He turned toward the voice, to meet the dark gaze of the Musir to his left.   Sargon.  The Warrior among them.  Quickly, his gaze flashed over the rest.  Lugh, Mykalos, Csilla.  These were the only family he knew, and he would defend them with his life’s blood.

“It is time, Shadow Walker,” Sargon nodded toward the hidden tunnel that led to the docks only the Elder Musir knew existed.  There, boats would carry them to the far reaches of the Earth, to hide their charges.  They would never see each other again.  And the darkness that filled Ausar had only one bright spot of light.  He had seen the future, in his mirror.  One day, the Gods would bring the five sacred artifacts back to Aermornosa, and return the balance.  Peace settled over him.  That knowledge was comfort enough.

Get ready for the next Chapter of Project Prometheus

SHADOW WALKER

Available 12/21/2015

Discover Project Prometheus today!  Join the struggle between light and darkness with IN HER NAME

“Christmas Shadows”: Excerpt from SHADOW WALKER (Project Prometheus)

ShadowWalkerCoverArtWhen I first realized Trevor and Jaye’s story was going to play out over the holiday season, I was leery of what I call “the Rockwell Effect.” That is, I was very much afraid I’d end up with some postcard-perfect family scene that was a total contradiction to the emotionally volatile situation these two characters were in.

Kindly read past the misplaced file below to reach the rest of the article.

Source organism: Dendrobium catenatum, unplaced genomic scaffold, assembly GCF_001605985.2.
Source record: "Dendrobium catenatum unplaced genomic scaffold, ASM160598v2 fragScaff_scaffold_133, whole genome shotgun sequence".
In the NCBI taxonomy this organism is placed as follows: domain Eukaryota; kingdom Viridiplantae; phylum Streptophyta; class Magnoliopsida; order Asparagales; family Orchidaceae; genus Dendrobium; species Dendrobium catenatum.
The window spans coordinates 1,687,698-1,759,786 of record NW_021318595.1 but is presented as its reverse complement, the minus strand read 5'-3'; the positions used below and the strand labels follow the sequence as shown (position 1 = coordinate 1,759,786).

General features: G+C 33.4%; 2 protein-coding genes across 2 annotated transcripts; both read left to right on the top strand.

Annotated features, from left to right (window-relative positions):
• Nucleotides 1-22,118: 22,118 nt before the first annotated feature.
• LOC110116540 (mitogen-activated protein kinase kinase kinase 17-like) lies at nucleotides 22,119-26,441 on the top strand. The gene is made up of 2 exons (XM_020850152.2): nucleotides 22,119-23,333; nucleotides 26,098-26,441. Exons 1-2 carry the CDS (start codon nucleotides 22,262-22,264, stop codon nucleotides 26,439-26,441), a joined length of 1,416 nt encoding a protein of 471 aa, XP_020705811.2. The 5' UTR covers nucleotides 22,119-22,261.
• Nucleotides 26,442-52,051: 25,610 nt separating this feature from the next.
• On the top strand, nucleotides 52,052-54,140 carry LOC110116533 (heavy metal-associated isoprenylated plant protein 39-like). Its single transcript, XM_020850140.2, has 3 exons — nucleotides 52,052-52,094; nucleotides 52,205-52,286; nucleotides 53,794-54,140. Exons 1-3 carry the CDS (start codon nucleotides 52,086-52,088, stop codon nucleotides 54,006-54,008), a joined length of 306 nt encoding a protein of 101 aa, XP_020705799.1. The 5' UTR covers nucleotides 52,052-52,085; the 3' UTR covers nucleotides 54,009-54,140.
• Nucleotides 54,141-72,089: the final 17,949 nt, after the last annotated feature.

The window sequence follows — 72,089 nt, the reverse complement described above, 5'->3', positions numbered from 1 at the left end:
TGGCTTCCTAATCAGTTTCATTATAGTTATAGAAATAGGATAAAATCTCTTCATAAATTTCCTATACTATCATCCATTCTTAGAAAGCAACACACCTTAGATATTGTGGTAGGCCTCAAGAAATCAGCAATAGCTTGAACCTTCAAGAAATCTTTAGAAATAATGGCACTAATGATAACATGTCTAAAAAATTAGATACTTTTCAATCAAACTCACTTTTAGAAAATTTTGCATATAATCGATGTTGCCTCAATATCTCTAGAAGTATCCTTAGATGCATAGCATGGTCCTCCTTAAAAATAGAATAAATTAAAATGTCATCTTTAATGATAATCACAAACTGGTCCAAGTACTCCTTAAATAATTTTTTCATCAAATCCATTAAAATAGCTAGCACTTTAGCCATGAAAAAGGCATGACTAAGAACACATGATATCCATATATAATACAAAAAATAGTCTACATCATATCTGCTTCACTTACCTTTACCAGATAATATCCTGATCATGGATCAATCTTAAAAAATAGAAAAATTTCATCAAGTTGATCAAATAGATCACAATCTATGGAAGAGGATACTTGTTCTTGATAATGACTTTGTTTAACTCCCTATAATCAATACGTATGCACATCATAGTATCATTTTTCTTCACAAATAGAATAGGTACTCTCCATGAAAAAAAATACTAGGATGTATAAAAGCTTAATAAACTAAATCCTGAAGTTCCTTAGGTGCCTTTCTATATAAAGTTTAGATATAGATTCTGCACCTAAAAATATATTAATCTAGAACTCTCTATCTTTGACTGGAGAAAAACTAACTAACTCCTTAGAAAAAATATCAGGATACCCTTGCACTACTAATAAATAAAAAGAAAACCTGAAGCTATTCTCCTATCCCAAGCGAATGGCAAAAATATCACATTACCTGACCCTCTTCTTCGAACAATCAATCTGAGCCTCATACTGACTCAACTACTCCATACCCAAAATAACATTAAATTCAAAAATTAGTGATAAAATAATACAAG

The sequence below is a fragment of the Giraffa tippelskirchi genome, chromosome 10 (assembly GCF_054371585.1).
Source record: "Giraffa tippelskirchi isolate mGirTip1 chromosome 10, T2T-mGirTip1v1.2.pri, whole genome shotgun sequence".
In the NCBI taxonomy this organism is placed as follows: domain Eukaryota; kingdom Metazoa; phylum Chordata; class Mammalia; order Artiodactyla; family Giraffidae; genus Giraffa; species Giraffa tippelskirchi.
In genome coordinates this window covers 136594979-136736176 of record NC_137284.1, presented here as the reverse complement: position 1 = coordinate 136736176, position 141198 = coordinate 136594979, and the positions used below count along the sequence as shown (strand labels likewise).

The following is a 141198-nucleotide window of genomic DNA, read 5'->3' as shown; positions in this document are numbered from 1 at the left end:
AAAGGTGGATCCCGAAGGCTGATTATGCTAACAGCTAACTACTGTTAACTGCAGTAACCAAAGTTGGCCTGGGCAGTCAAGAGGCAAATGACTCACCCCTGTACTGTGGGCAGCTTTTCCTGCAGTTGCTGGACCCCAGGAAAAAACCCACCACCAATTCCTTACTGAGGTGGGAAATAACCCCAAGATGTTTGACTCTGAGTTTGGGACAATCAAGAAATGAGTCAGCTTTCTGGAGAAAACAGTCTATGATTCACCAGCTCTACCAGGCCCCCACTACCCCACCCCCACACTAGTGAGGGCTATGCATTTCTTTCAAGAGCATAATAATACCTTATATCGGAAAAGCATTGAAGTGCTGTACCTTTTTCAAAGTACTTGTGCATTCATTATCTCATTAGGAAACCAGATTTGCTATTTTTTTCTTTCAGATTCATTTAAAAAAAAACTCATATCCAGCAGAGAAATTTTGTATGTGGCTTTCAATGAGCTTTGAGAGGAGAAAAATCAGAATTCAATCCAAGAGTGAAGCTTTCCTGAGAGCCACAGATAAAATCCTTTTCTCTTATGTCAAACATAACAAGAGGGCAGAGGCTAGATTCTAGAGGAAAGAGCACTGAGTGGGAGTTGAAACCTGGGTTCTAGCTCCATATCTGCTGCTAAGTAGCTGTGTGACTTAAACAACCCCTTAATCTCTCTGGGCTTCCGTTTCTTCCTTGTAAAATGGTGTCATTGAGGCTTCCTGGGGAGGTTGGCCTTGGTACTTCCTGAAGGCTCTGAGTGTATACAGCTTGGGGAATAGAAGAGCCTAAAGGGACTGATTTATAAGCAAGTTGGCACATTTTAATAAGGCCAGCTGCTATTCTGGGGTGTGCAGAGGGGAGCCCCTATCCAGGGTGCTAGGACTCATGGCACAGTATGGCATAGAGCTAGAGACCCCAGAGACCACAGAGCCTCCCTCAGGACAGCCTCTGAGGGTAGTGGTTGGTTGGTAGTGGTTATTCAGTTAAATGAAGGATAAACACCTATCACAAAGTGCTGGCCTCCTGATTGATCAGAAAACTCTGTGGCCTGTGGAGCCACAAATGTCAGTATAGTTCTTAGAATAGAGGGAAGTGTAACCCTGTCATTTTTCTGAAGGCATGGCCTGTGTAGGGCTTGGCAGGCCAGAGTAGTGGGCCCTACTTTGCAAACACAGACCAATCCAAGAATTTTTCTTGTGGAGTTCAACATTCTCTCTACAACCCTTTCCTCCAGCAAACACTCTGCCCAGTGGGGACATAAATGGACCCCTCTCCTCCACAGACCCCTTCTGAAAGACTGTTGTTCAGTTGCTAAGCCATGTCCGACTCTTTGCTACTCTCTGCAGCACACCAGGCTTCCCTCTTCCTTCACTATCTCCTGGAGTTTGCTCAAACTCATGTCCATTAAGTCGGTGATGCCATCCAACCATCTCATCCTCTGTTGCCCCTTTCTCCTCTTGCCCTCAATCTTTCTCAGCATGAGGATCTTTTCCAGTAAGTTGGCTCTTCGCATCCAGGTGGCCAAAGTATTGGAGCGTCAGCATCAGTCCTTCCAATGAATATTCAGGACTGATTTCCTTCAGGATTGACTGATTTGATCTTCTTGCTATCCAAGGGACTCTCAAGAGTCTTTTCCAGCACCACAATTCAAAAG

But, as usual with my characters, Trevor and Jaye came through for me.  Even little Jordan added that special, bittersweet moment of the hope of Christmas magic and the uncertainty of a child whose world is far from decided. And the scene that followed left me holding my breath in awe of this character (Trevor) I watched come to life from the first time he appeared on the page, in IN HER NAME.

“Christmas Shadows”: Excerpted from Project Prometheus: SHADOW WALKER —

Left alone in the empty family room, still surrounded by the scents and sights of the home he should have had all along, Trevor stared sightlessly at the dancing lights of Jaye’s Christmas tree until the image blurred before his eyes.  He’d thought he could put things right, that if he cared enough, and paid enough, he could wipe out the debt he had, and start over.  Have a real chance.